October 2015, Vol. 4, No. 5

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New Data Suggest Clinicians Should Consider Genetic Counseling and BRCA1/2 Testing for Any Patient with Pancreatic Adenocarcinoma

Cristi Radford, MS, CGC

Genetic Counseling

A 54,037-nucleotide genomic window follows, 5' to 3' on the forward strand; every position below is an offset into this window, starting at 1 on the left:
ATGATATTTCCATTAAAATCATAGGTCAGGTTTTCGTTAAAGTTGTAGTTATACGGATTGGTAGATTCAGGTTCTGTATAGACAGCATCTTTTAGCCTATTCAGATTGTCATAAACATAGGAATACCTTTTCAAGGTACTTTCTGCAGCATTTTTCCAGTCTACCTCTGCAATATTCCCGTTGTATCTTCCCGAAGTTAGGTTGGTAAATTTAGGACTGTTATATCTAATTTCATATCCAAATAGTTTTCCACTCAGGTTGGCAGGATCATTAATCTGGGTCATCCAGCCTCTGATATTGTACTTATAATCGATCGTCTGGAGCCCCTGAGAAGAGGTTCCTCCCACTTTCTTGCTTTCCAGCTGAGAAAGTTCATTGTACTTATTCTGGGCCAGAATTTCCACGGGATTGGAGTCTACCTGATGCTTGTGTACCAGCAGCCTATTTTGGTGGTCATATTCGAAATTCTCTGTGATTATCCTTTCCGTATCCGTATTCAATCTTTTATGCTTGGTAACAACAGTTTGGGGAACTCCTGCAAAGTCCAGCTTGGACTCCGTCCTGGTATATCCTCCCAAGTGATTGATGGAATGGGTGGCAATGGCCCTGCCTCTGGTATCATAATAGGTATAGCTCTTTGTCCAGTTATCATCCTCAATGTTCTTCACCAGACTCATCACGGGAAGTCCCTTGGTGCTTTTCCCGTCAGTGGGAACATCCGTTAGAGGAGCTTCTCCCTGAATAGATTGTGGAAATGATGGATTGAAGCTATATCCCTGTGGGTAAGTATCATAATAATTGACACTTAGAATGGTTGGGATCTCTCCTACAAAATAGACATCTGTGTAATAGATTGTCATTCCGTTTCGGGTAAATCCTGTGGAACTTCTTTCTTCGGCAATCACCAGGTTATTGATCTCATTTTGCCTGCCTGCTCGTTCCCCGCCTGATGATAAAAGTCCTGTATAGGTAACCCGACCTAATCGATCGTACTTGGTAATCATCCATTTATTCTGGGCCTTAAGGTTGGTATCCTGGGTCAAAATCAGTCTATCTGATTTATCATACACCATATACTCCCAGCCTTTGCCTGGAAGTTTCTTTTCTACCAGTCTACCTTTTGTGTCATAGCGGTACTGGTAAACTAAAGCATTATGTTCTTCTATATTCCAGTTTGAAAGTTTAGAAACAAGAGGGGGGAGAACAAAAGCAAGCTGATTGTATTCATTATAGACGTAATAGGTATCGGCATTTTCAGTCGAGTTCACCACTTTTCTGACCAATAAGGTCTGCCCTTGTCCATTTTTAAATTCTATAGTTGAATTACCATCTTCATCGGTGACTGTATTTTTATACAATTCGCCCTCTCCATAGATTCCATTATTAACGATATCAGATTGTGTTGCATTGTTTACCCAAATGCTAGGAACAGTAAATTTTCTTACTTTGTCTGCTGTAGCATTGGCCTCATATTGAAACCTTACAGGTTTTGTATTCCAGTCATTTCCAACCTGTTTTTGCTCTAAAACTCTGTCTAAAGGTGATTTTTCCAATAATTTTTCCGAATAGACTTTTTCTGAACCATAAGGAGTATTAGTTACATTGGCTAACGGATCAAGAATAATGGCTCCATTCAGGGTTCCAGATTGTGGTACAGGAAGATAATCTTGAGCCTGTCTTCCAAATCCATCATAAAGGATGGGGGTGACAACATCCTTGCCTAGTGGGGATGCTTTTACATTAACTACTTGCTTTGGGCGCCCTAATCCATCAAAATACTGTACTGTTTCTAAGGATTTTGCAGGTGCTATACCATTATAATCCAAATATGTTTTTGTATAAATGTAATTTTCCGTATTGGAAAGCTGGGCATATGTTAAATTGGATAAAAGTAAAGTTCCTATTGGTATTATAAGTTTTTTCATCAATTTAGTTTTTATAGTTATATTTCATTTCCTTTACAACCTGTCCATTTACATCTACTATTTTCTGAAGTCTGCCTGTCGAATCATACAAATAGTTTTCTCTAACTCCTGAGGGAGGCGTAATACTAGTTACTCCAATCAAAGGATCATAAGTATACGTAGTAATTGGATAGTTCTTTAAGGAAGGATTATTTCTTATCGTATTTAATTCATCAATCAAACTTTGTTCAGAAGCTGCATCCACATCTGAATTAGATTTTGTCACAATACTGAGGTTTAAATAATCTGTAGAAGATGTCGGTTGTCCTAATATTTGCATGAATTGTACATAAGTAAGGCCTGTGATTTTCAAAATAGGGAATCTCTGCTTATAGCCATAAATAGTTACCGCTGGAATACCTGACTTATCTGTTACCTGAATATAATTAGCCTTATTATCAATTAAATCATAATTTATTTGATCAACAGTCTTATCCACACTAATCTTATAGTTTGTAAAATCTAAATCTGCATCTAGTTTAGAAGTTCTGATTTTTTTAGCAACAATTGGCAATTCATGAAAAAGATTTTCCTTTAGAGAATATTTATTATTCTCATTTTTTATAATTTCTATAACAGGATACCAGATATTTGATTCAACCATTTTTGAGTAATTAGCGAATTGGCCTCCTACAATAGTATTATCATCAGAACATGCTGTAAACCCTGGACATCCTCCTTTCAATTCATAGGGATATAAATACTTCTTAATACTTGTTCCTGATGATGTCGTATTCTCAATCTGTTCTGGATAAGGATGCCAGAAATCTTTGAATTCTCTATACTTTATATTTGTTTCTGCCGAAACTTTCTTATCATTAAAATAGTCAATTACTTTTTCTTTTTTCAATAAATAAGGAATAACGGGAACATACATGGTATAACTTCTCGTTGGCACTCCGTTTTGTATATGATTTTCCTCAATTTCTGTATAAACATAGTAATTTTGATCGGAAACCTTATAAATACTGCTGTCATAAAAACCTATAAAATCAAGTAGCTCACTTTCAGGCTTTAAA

Pancreatic cancer represents 3% of new cancer cases each year, with the average age of diagnosis being 71 years.1 The most common type of pancreatic cancer is pancreatic ductal adenocarcinoma (PDAC), which originates from exocrine cells. Although pancreatic cancer accounts for a small percentage of cancers each year, its survival rate is low. Only approximately 7% of individuals diagnosed with pancreatic cancer will survive 5 years.1 Part of the poor prognosis has to do with the rapid progression of the disease and difficulty detecting it early. However, even when diagnosed early, the majority of patients do not survive. Its etiology is poorly understood, and surveillance and treatment options are lacking. Similar to other cancers though, at least 10% of cases are due to inherited factors. Additionally, the gene change that placed the individual at an increased risk of developing pancreatic cancer also places him or her at an increased risk of other cancers. Family members are at risk of carrying the same mutation, and identifying these at-risk family members provides an opportunity for prevention and/or early detection.